Which somehow brings me to Roman Polanski.  I feel great sympathy for Roman Polanski.  He has suffered truly horrific events in his lifetime.  I cannot even begin to imagine the pain of these events.   I am guessing (like the rest of the world) that his pursuit of terribly young girls in the Seventies was probably a by-product of some of this pain.

I also believe that the Los Angeles County system of justice, and the greater federal justice system, probably have more urgent tasks on their current agenda than chasing him down in Switzerland.

But none of that is an excuse for drugging and raping a thirteen year old.

I hate to say it but all the reasons Hollywood and France brings up to exonerate Polanski just don’t make sense:

Yes, it’s true that many many people have done awful things and gotten away with them.

Yes, the girl’s mother bears blame.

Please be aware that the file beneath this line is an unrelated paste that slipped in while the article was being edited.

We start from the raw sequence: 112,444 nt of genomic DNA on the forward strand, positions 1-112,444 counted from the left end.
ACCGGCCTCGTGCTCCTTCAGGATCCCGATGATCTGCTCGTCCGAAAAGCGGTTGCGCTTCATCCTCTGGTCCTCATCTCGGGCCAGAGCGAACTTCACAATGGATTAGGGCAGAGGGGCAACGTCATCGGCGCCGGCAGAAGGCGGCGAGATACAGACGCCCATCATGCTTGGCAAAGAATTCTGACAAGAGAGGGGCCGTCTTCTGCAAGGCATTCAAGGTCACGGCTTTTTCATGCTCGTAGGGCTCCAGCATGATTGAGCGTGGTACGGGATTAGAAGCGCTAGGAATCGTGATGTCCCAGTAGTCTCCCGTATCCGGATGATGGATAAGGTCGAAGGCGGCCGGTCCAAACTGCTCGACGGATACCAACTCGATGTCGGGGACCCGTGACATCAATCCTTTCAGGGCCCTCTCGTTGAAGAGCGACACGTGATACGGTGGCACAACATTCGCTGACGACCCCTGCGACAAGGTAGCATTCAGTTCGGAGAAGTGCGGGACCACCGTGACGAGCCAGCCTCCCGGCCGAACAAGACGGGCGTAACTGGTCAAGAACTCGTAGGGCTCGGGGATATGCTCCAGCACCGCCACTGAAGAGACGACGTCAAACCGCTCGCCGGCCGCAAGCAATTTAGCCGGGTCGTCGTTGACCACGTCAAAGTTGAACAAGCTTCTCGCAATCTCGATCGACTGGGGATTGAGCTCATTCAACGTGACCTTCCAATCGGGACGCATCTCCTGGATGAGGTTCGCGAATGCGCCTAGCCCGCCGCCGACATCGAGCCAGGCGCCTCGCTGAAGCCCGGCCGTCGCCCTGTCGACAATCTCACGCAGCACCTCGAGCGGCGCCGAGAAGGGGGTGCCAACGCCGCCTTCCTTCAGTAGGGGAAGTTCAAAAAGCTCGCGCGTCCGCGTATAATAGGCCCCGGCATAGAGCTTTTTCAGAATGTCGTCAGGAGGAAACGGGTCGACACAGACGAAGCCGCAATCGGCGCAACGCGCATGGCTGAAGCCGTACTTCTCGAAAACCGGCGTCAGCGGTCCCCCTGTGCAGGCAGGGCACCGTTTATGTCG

Even the fact that the girl, now woman, has forgiven Polanski doesn’t excuse him from law-breaking.

Yes, Polanski has made some great films.  Yes, thirty years have gone by and Polanski appears to have a settled life.  These factors bear on issues of clemency, the likelihood of repeating the crime, whether he’s a danger to society (I don’t think he is) etc. etc.  But they don’t excuse him.

Even the fact that Polanski’s suffered a great deal in his life doesn’t exactly excuse him, at least not in the way the Hollywood people use the phrase—”he’s suffered enough.”  (He has suffered a great deal, but most of this suffering doesn’t seem to have come as a result of the rape incident.)